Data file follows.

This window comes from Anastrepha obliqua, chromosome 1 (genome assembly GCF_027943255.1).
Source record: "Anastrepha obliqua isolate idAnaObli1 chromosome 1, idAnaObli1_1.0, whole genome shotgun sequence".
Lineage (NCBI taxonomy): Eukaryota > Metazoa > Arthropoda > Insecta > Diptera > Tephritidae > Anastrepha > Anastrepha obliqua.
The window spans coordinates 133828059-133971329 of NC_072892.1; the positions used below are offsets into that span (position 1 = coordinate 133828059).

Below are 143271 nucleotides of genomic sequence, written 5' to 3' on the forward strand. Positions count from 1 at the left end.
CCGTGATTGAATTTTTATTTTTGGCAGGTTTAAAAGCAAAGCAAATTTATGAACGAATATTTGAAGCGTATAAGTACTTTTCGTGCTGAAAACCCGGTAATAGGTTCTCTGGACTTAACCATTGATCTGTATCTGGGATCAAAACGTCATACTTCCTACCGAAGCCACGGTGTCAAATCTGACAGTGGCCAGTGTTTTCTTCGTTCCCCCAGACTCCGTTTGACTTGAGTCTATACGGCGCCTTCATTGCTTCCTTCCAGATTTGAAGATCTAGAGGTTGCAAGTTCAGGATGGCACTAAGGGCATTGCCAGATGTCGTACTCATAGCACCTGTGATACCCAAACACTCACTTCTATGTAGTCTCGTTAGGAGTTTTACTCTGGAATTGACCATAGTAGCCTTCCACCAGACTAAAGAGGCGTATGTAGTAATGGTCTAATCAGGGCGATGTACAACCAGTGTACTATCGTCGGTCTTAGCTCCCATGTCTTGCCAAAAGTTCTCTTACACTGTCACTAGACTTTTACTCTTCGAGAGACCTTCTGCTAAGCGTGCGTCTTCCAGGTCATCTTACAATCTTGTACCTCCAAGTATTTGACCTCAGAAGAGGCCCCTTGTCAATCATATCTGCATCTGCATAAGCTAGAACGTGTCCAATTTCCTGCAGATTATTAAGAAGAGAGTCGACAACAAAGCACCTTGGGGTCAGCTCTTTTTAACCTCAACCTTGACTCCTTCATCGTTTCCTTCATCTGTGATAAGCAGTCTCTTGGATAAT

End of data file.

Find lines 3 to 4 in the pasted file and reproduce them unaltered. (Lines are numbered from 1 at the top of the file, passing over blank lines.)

Lineage (NCBI taxonomy): Eukaryota > Metazoa > Arthropoda > Insecta > Diptera > Tephritidae > Anastrepha > Anastrepha obliqua.
The window spans coordinates 133828059-133971329 of NC_072892.1; the positions used below are offsets into that span (position 1 = coordinate 133828059).